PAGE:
God is with you - Part 36
1 Peter 5v12-14
2nd March 2018
At the end of this fascinating, encouraging, challenging and realistic letter, Peter signs off. He begins to end his letter by saying:
1 Peter 5v12a
Peter didn't have to write about Silas being a faithful brother, but he wanted to celebrate another Christian, so he did. It's good to take time to acknowledge those who have helped us, and to thank them for their love and faithfulness.
1 Peter 5v12b
The true grace of God is that whatever you've done, God wants to forgive you, and whatever is going on, however much you hurt, God will enable you to do the right thing. You can be self-controlled and alert (1Peter 5v8). You can endure injustice. You can keep going. And you will be restored. In God's way and in God's time, God will do it. So stand fast.
1 Peter 5v13
Peter sent greetings from "She who is in Babylon". This is almost certainly a reference to a church in a town which Peter called "Babylon", but people disagree about which town Peter meant when he said "Babylon". He might have meant the famous old city of Babylon, or he might have meant Rome, or Jerusalem, and there were other villages in the Roman Empire called "Babylon". We don't know which he meant.
I think Peter deliberately used a place name that couldn't be understood, except by someone who already knew. I think the church was being persecuted so badly that Peter didn't want outsiders to know where he was living. If the letter was intercepted, he might have been arrested, so he used a code name for wherever it was that he was living.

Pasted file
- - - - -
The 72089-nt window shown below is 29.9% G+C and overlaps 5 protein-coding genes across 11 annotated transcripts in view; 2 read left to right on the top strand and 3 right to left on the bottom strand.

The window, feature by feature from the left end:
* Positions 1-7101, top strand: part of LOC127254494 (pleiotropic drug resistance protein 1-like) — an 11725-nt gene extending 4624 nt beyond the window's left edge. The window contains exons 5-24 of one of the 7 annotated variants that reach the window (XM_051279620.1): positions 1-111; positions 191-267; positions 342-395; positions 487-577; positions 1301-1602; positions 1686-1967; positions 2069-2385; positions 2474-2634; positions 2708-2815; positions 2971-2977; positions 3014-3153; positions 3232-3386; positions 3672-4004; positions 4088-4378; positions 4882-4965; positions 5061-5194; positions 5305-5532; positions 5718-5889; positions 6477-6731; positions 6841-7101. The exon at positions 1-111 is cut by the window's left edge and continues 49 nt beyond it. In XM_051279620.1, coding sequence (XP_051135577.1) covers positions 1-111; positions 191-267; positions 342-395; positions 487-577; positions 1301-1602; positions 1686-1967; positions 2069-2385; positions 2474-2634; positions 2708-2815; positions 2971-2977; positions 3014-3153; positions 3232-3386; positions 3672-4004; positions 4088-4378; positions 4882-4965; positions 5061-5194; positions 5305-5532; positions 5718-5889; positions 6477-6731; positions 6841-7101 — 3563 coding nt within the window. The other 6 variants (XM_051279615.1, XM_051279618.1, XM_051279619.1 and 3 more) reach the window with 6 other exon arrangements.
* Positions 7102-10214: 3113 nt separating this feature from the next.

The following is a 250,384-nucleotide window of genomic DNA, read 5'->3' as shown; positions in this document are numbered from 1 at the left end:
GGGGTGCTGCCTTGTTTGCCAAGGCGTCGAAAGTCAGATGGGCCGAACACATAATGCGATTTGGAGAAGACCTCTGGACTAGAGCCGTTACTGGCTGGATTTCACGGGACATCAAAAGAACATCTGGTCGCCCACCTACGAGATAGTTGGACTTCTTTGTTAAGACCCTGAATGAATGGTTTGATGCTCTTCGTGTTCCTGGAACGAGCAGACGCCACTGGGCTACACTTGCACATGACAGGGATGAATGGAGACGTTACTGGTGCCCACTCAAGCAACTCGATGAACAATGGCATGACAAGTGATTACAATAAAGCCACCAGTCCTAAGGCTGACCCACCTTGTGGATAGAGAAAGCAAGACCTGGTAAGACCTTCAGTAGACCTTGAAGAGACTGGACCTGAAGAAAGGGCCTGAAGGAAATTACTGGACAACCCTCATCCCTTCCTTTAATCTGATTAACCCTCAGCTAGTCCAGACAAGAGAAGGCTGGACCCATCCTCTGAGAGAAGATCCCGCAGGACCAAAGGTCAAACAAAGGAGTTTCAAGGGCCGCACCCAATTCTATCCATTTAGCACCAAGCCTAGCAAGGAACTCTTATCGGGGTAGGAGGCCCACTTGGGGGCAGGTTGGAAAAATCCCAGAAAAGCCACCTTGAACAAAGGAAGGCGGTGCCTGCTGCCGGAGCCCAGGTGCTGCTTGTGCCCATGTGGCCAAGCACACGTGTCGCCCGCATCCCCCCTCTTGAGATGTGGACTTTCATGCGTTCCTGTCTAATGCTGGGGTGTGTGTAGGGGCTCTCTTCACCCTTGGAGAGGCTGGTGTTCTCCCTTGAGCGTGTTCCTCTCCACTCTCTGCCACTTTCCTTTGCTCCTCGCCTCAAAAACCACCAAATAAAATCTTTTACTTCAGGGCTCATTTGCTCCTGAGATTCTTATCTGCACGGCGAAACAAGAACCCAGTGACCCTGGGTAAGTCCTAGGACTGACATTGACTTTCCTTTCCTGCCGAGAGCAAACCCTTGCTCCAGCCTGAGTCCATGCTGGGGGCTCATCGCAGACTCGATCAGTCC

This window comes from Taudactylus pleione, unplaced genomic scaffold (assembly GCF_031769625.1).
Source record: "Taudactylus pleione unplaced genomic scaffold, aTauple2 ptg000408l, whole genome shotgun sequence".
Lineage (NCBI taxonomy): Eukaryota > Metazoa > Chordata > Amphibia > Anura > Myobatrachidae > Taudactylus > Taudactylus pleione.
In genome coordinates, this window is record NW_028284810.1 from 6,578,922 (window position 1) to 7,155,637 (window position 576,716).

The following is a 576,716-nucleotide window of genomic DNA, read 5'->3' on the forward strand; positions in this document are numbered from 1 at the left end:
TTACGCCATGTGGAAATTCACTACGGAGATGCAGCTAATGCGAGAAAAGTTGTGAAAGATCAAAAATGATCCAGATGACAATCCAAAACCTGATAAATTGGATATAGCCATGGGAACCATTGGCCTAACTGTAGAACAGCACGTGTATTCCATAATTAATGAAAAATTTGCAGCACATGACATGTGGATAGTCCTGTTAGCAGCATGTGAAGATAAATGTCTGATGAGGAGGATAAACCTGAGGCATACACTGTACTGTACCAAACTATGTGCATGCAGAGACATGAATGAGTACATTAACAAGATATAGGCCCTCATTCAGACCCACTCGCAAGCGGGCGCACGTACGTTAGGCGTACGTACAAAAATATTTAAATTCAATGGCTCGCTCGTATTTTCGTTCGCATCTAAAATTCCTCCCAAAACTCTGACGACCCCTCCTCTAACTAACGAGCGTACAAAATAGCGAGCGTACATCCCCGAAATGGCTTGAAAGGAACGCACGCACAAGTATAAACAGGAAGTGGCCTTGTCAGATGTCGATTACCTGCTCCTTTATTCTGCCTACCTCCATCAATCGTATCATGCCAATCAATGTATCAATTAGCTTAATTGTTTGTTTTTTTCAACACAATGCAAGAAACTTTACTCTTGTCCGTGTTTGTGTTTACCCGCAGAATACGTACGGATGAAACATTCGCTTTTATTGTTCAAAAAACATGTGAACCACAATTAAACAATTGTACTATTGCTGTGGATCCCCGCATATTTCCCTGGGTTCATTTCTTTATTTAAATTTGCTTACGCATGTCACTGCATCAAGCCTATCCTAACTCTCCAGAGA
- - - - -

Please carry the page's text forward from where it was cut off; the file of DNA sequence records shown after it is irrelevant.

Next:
The church has always suffered. As Paul wrote to Timothy, "Anybody who wants to live a godly life will be persecuted" (2 Timothy 3v12). It's inevitable. Peter was being persecuted and, not long after writing this letter, he was crucified. He knew what he was talking about in this letter.
Peter also sent greeting from his "son" Mark, who was the writer of Mark's gospel. He was Paul's close associate, but not his physical son. Two Christians can be so close they feel like father and son, or like brothers. And such a close relationship in Christ is a tremendous blessing and strength.
1 Peter 5v14a
This is a passage that might challenge the literalists among us. Do we have to obey this verse literally? I think it's OK to shake hands, or have a hug. But if there is going to be a kiss, let it always be a holy kiss.
And finally, at the end of a tough letter to a church in very difficult circumstances, Peter prays for peace:
1 Peter 5v14b
In the Anglican church, before breaking bread, they turn to each other and say "the peace of the Lord be with you". Dear reader, as we finish this set of studies, I turn to you in my mind, and say "the peace of the Lord be with you". God bless you.